Having been born in Virginia and raised to the best of my parents’ ability as a Southern gentleman, I understand a little about the funny ways of those who reside below the Mason-Dixon line. For example, Southern culture attaches pride to being able to maintain a refined outward appearance that more often than not disguises all the mayhem and misdeeds that lie beneath the surface. Good manners and etiquette come before everything else—except, maybe, a cool alcoholic beverage—even when stuck in awkward situations or in the company of those we don’t particularly care for. Maintaining such manners is a tightrope walk that produces its share of colorful characters who are better or worse at the social nuances than others, and always makes for good gossip at cocktail parties, especially when the facades start to fray.
The Debutante Ball, the University of Montana Drama/Dance Department’s current production, wallows in the disintegrating social structure of a Mississippi family whose facade isn’t just fraying, it’s rubbed downright raw. Jen Dugan Parker Turner is recently remarried to a fat and happy lawyer, Hank Turner, whom she met while serving a prison sentence for allegedly killing her last husband. The murder dominated headlines in the small town of Hattiesburg—where the rumor mill is fully functional—and Jen is blindly convinced that her youngest daughter’s upcoming debutante ball will be the sort of transcendent event that projects her family anew and puts its ugly past behind them. The only problem is that the belle of the ball, the fidgety and juvenile Teddy, doesn’t appear to be up to the task of carrying her big night. She’s haunted by memories of her daddy’s death and burdened by a dark secret—she’s been knocked up—that, if revealed, would surely torpedo any efforts to put the family back in Hattiesburg’s good graces. Then there’s the rest of the clan, each with his or her own baggage, resurfacing for the event and doing their best to put on a good face in honor of Teddy: Bliss, Jen’s illegitimate first daughter, a vain pill-popping “Southern strumpet whore”; Jen’s smarmy priss of a nephew, Brighton, who’s distanced himself since the murder; and the deaf farm girl from Hank’s side of the family, Frances, who drinks like Judge Jeff Langton at happy hour. There’s hardly a redeemable character in the bunch, but at least initially they each try their best to put on their best behavior.
The play, written by Mississippi native Beth Henley (who also wrote Crimes of the Heart, as well as True Stories with David Byrne of Talking Heads) is billed as a dramatic comedy, but this production is much more dark than funny. The laughs come easily early on, as the cast mixes like oil and water, still grasping for the edges of their Southern charm. By the end of the first act, however, the gloves are off and the fighting inside the Turner mansion has turned wicked. Almost everyone’s already drunk, Teddy’s pregnancy is revealed and Jen, the mother, is coming undone quicker than Tom Cruise on Oprah’s couch.
Up until this point, director Paige Williams’ Ball is a delicious mess, but the second act suddenly devolves into a plodding assembly line of arguments and asides. Each subsequent scene looks the same: two characters, center stage, bicker and yell, state their cases and storm off, followed by another pair doing the same. Too often the stage is left bare while the audience waits for the next two to have it out, or maybe for a lone character to do something like make a phone call, and Lesley Washburn’s well-designed, sectioned set—the space fully utilized until now—becomes unnecessary. The pacing is lost, any humor sucked out and the drama turns static and stale. The setup of the first act promises that all hell is going to break loose, and technically it does, just one slow-burning ember at a time.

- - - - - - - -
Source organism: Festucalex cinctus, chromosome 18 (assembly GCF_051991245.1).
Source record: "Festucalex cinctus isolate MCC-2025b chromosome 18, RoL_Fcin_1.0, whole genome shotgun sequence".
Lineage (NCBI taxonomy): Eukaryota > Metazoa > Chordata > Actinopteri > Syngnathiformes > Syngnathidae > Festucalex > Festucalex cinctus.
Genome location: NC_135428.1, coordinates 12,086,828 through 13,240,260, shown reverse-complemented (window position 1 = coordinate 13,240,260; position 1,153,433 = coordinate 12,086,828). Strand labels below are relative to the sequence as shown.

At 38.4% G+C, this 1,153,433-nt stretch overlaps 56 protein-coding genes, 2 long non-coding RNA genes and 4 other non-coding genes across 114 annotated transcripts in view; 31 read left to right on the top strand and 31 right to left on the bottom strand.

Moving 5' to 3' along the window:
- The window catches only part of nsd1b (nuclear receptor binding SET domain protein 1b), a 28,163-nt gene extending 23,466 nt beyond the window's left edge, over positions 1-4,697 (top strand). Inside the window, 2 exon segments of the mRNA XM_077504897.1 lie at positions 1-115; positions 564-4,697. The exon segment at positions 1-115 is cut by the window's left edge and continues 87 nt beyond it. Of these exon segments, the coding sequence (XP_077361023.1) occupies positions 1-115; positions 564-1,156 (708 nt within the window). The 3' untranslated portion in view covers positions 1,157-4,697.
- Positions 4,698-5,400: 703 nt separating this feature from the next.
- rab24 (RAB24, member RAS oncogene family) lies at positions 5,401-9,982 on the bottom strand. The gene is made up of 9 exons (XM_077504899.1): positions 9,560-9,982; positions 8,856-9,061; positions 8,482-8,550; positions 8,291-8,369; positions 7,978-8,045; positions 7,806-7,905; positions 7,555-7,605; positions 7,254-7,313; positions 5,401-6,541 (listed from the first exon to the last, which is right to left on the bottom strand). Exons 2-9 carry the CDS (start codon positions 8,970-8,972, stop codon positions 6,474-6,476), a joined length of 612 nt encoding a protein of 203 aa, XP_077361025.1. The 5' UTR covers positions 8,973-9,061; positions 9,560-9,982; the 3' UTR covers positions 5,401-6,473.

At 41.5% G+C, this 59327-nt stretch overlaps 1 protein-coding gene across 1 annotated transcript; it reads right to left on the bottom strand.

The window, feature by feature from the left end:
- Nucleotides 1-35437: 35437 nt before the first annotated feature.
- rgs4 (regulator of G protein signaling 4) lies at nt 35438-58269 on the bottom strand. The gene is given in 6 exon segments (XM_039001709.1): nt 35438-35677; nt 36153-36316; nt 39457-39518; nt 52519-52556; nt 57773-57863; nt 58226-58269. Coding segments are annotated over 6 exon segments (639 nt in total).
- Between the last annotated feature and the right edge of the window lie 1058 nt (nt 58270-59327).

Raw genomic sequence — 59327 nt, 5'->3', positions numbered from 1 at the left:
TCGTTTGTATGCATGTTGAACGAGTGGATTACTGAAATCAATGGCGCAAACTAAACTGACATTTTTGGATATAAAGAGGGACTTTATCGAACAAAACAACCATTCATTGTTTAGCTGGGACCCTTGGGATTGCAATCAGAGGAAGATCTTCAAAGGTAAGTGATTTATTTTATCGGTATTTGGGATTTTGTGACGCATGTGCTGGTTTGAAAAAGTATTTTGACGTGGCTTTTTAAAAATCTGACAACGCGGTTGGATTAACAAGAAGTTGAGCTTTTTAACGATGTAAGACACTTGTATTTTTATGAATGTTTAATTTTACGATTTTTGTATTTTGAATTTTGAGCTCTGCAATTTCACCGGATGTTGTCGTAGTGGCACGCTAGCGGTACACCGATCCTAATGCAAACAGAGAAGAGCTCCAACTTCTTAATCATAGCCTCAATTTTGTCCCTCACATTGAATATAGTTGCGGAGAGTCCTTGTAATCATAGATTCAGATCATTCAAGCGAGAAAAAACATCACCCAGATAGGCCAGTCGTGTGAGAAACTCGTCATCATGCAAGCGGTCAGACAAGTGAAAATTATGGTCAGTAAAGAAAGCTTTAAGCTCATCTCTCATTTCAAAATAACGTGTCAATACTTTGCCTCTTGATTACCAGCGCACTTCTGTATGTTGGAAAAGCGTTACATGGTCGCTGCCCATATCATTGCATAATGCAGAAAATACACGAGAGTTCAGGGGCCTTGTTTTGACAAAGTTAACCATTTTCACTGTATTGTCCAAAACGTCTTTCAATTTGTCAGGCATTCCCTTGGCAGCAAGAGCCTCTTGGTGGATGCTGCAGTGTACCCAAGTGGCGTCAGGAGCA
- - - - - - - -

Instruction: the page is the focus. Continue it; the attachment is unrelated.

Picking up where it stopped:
The disappointments of the second act undermine otherwise fine performances from many of the leads. Robin Lindsay Rose is frightening as the obsessive mother Jen, gorgeous in her lilac evening gown even as she tears into everyone around her; she’s so convincingly maniacal you half expect her to scream “No more wire hangers!” at any time. Nora Mundé Gustuson is equally excellent as the unsure Teddy, her mannerisms perfect for a teenager lacking confidence and hiding secrets. Amber Rose Mason’s Bliss and Mike Boire’s Hank are also notable, especially the latter, who grows more and more likeable with his drunken Albert Finney-meets-Ralph Kramden persona. It’s a talented cast, stuck spinning its wheels through the last hour of the play.
The unhealthy dynamics of the Turner family should make fine fodder for gabbing around the wet bar, but The Debutante Ball never fully gets there. We never quite care enough for the characters to feel for their demise and we rarely get a chance to laugh at their self-deprecation; a good Southern gentleman would just as soon move politely on to more entertaining gossip material.
The Debutante Ball runs in the Montana Theatre in UM’s PAR/TV building Tuesday, April 4 through Friday, April 7, at 7:30 PM, with a matinee Saturday, April 8, at 2 PM. Call 243-4581 for tickets.